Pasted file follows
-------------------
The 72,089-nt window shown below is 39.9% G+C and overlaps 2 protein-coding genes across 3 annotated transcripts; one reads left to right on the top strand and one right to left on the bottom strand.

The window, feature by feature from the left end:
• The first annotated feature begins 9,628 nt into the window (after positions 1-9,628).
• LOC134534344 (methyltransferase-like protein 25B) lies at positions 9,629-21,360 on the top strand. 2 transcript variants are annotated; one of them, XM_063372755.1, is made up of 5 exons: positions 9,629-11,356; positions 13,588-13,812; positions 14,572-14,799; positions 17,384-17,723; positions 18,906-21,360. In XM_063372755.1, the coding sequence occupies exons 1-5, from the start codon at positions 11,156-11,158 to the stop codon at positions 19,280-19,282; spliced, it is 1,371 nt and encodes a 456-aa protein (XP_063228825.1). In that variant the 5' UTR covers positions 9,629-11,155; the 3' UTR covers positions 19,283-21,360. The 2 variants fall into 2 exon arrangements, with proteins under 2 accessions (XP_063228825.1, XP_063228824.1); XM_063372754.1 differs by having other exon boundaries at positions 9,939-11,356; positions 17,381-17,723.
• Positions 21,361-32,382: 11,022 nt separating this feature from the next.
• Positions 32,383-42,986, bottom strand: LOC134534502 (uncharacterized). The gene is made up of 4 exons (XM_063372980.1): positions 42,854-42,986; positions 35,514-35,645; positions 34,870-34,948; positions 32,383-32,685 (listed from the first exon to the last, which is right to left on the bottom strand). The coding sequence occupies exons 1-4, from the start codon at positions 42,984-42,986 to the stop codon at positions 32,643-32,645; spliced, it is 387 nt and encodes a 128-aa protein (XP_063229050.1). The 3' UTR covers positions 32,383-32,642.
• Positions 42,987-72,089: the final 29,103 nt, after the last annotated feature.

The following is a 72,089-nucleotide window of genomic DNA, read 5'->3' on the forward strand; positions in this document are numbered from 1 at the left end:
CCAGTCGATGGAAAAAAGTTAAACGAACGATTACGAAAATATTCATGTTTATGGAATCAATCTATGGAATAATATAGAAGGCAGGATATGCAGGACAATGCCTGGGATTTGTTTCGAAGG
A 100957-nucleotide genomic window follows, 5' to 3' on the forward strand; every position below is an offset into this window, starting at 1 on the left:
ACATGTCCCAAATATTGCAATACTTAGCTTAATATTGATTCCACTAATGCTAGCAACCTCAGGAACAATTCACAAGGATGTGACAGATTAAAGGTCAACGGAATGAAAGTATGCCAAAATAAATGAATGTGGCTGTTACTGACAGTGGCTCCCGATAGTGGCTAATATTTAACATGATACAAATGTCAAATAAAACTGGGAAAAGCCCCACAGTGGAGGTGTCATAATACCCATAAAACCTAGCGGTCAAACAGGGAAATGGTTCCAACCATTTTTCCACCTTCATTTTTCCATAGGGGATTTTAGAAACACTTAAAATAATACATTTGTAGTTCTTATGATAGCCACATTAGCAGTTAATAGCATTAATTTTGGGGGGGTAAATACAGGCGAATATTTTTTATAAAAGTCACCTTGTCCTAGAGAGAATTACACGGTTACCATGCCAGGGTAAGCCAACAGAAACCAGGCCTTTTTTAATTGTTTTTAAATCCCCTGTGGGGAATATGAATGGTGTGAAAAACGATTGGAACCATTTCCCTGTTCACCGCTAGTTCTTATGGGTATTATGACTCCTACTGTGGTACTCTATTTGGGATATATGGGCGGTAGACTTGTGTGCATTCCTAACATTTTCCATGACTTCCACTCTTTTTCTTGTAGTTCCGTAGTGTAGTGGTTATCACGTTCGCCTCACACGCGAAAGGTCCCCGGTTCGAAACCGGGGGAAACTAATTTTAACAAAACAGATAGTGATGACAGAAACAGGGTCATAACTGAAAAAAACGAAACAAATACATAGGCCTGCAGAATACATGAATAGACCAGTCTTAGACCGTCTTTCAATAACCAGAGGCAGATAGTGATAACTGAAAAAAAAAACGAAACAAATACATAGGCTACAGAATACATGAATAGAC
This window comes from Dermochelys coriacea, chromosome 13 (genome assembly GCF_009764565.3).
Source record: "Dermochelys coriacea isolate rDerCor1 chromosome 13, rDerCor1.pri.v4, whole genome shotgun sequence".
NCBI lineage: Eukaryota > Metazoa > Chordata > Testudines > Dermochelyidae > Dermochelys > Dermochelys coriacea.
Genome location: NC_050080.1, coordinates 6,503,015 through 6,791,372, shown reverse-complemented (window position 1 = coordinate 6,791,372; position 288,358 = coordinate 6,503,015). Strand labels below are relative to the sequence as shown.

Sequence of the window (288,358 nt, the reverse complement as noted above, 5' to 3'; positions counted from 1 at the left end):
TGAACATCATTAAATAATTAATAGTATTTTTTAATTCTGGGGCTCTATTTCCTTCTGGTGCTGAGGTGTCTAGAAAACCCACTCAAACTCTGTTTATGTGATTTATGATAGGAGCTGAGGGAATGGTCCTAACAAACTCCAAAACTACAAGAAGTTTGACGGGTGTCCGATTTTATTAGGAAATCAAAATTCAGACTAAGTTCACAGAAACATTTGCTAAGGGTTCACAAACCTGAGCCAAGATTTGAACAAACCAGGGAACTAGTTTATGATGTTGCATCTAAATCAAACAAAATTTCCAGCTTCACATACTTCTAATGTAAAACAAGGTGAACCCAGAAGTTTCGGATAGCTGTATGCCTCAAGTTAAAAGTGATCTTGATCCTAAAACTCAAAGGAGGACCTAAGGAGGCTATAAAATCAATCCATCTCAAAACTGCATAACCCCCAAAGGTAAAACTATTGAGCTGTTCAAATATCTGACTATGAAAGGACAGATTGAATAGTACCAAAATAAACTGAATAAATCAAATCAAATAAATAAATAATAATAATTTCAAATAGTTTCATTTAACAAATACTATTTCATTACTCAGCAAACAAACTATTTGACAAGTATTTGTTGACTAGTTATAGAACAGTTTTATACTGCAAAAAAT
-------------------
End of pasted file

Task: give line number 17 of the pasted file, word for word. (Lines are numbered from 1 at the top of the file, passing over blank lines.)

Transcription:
TGAACATCATTAAATAATTAATAGTATTTTTTAATTCTGGGGCTCTATTTCCTTCTGGTGCTGAGGTGTCTAGAAAACCCACTCAAACTCTGTTTATGTGATTTATGATAGGAGCTGAGGGAATGGTCCTAACAAACTCCAAAACTACAAGAAGTTTGACGGGTGTCCGATTTTATTAGGAAATCAAAATTCAGACTAAGTTCACAGAAACATTTGCTAAGGGTTCACAAACCTGAGCCAAGATTTGAACAAACCAGGGAACTAGTTTATGATGTTGCATCTAAATCAAACAAAATTTCCAGCTTCACATACTTCTAATGTAAAACAAGGTGAACCCAGAAGTTTCGGATAGCTGTATGCCTCAAGTTAAAAGTGATCTTGATCCTAAAACTCAAAGGAGGACCTAAGGAGGCTATAAAATCAATCCATCTCAAAACTGCATAACCCCCAAAGGTAAAACTATTGAGCTGTTCAAATATCTGACTATGAAAGGACAGATTGAATAGTACCAAAATAAACTGAATAAATCAAATCAAATAAATAAATAATAATAATTTCAAATAGTTTCATTTAACAAATACTATTTCATTACTCAGCAAACAAACTATTTGACAAGTATTTGTTGACTAGTTATAGAACAGTTTTATACTGCAAAAAAT